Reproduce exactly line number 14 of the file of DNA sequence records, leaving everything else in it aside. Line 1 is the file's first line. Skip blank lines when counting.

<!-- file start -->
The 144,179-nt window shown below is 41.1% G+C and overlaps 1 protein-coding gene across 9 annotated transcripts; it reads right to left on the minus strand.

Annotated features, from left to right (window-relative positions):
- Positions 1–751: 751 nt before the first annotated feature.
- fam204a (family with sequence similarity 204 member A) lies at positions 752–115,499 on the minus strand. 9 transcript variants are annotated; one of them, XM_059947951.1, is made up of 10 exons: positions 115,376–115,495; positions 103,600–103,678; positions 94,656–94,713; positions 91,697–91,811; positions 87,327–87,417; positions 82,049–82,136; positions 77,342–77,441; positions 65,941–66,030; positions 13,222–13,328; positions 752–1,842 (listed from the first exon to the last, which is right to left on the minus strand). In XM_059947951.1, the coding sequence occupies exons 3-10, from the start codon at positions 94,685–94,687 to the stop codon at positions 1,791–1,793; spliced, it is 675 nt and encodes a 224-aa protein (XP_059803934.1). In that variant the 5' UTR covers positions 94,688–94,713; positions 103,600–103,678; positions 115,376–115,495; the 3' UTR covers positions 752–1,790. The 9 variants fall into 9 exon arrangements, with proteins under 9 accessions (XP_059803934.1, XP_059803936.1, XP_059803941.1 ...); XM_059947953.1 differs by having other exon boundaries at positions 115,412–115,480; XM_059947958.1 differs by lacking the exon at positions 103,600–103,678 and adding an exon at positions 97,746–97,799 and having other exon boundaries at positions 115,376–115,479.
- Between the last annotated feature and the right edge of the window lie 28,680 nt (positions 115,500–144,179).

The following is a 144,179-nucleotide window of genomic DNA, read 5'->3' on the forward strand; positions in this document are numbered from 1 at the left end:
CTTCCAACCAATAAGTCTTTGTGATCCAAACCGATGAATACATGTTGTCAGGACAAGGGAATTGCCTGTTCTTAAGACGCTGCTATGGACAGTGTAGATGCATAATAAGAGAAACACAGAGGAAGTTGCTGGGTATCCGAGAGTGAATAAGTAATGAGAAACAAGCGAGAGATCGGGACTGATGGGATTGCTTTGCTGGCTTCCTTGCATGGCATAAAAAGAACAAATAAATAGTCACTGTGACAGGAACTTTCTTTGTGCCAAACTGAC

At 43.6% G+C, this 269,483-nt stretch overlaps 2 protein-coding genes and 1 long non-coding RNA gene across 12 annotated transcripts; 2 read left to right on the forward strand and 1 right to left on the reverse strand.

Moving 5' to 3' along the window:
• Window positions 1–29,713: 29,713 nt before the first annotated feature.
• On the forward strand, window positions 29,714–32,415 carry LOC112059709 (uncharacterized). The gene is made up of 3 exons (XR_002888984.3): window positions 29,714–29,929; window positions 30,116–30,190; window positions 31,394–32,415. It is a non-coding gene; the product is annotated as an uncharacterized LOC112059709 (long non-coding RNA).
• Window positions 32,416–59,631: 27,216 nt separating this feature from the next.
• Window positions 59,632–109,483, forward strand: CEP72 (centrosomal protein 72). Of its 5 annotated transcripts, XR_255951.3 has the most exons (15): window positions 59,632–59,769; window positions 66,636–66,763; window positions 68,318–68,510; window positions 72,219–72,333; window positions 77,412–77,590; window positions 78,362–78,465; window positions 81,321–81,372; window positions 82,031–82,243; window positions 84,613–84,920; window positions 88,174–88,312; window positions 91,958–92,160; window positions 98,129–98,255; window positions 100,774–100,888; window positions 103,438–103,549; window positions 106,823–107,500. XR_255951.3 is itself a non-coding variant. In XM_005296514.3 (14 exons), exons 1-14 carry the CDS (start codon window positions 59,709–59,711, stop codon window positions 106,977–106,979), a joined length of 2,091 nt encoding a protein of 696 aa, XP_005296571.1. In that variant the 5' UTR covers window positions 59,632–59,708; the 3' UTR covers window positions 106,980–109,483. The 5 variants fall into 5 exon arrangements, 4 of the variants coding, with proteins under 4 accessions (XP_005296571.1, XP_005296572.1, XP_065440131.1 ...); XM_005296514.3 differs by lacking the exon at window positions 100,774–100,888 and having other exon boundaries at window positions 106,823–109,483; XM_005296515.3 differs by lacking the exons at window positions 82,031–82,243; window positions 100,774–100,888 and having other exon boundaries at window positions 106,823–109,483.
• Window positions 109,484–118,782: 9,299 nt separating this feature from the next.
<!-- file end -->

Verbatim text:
• Window positions 109,484–118,782: 9,299 nt separating this feature from the next.